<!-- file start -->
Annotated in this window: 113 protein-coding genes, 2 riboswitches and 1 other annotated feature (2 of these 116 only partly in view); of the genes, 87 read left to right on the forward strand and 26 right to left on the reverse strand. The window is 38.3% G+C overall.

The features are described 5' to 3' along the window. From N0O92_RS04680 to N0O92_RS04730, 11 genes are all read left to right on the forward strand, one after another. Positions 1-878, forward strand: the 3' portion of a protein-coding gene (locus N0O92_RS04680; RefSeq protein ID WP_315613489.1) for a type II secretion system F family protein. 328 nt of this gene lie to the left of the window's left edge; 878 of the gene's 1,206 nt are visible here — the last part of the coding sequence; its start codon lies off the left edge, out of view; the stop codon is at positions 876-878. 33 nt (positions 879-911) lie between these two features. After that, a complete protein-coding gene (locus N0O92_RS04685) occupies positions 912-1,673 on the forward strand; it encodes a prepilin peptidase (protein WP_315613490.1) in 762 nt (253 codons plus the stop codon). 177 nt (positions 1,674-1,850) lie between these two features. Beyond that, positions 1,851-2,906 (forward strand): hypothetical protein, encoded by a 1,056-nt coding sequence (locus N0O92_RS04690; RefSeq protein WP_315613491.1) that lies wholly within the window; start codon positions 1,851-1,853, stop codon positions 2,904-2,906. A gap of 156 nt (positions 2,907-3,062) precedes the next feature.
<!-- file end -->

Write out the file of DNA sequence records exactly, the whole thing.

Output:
Annotated in this window: 113 protein-coding genes, 2 riboswitches and 1 other annotated feature (2 of these 116 only partly in view); of the genes, 87 read left to right on the forward strand and 26 right to left on the reverse strand. The window is 38.3% G+C overall.

The features are described 5' to 3' along the window. From N0O92_RS04680 to N0O92_RS04730, 11 genes are all read left to right on the forward strand, one after another. Positions 1-878, forward strand: the 3' portion of a protein-coding gene (locus N0O92_RS04680; RefSeq protein ID WP_315613489.1) for a type II secretion system F family protein. 328 nt of this gene lie to the left of the window's left edge; 878 of the gene's 1,206 nt are visible here — the last part of the coding sequence; its start codon lies off the left edge, out of view; the stop codon is at positions 876-878. 33 nt (positions 879-911) lie between these two features. After that, a complete protein-coding gene (locus N0O92_RS04685) occupies positions 912-1,673 on the forward strand; it encodes a prepilin peptidase (protein WP_315613490.1) in 762 nt (253 codons plus the stop codon). 177 nt (positions 1,674-1,850) lie between these two features. Beyond that, positions 1,851-2,906 (forward strand): hypothetical protein, encoded by a 1,056-nt coding sequence (locus N0O92_RS04690; RefSeq protein WP_315613491.1) that lies wholly within the window; start codon positions 1,851-1,853, stop codon positions 2,904-2,906. A gap of 156 nt (positions 2,907-3,062) precedes the next feature.